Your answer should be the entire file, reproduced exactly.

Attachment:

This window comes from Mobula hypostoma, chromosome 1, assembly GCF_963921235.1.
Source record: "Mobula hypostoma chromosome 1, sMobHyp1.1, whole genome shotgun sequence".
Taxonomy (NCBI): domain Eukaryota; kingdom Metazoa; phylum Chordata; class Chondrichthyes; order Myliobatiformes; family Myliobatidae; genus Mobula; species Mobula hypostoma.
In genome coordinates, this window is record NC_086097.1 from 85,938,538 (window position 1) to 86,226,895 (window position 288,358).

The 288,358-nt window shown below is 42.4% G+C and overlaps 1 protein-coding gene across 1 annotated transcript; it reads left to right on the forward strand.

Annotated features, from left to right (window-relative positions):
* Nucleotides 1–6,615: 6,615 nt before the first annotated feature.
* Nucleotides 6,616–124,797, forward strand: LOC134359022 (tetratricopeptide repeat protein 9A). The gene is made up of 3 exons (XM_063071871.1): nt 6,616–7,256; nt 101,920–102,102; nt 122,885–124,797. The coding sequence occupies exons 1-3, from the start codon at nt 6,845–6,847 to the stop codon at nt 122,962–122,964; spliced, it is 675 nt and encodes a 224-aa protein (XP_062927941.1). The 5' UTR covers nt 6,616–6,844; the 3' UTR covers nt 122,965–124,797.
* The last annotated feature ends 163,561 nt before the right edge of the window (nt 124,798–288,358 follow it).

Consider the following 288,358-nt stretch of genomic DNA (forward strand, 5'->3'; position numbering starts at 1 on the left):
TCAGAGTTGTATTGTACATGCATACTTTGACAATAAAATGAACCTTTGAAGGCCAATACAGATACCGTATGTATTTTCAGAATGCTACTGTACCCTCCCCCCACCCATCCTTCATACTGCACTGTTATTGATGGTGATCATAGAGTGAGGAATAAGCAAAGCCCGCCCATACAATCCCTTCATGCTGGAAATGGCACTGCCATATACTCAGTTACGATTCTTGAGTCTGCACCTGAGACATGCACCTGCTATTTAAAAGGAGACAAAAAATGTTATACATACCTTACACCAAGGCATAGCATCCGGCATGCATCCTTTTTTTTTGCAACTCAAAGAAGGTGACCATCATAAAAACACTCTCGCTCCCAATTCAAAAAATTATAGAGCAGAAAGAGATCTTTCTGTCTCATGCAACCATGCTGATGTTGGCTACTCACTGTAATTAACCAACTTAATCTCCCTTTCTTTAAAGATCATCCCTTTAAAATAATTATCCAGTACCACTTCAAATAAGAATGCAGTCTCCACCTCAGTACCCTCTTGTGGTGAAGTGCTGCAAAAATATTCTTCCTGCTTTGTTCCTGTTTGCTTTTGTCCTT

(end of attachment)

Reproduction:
This window comes from Mobula hypostoma, chromosome 1, assembly GCF_963921235.1.
Source record: "Mobula hypostoma chromosome 1, sMobHyp1.1, whole genome shotgun sequence".
Taxonomy (NCBI): domain Eukaryota; kingdom Metazoa; phylum Chordata; class Chondrichthyes; order Myliobatiformes; family Myliobatidae; genus Mobula; species Mobula hypostoma.
In genome coordinates, this window is record NC_086097.1 from 85,938,538 (window position 1) to 86,226,895 (window position 288,358).

The 288,358-nt window shown below is 42.4% G+C and overlaps 1 protein-coding gene across 1 annotated transcript; it reads left to right on the forward strand.

Annotated features, from left to right (window-relative positions):
* Nucleotides 1–6,615: 6,615 nt before the first annotated feature.
* Nucleotides 6,616–124,797, forward strand: LOC134359022 (tetratricopeptide repeat protein 9A). The gene is made up of 3 exons (XM_063071871.1): nt 6,616–7,256; nt 101,920–102,102; nt 122,885–124,797. The coding sequence occupies exons 1-3, from the start codon at nt 6,845–6,847 to the stop codon at nt 122,962–122,964; spliced, it is 675 nt and encodes a 224-aa protein (XP_062927941.1). The 5' UTR covers nt 6,616–6,844; the 3' UTR covers nt 122,965–124,797.
* The last annotated feature ends 163,561 nt before the right edge of the window (nt 124,798–288,358 follow it).

Consider the following 288,358-nt stretch of genomic DNA (forward strand, 5'->3'; position numbering starts at 1 on the left):
TCAGAGTTGTATTGTACATGCATACTTTGACAATAAAATGAACCTTTGAAGGCCAATACAGATACCGTATGTATTTTCAGAATGCTACTGTACCCTCCCCCCACCCATCCTTCATACTGCACTGTTATTGATGGTGATCATAGAGTGAGGAATAAGCAAAGCCCGCCCATACAATCCCTTCATGCTGGAAATGGCACTGCCATATACTCAGTTACGATTCTTGAGTCTGCACCTGAGACATGCACCTGCTATTTAAAAGGAGACAAAAAATGTTATACATACCTTACACCAAGGCATAGCATCCGGCATGCATCCTTTTTTTTTGCAACTCAAAGAAGGTGACCATCATAAAAACACTCTCGCTCCCAATTCAAAAAATTATAGAGCAGAAAGAGATCTTTCTGTCTCATGCAACCATGCTGATGTTGGCTACTCACTGTAATTAACCAACTTAATCTCCCTTTCTTTAAAGATCATCCCTTTAAAATAATTATCCAGTACCACTTCAAATAAGAATGCAGTCTCCACCTCAGTACCCTCTTGTGGTGAAGTGCTGCAAAAATATTCTTCCTGCTTTGTTCCTGTTTGCTTTTGTCCTT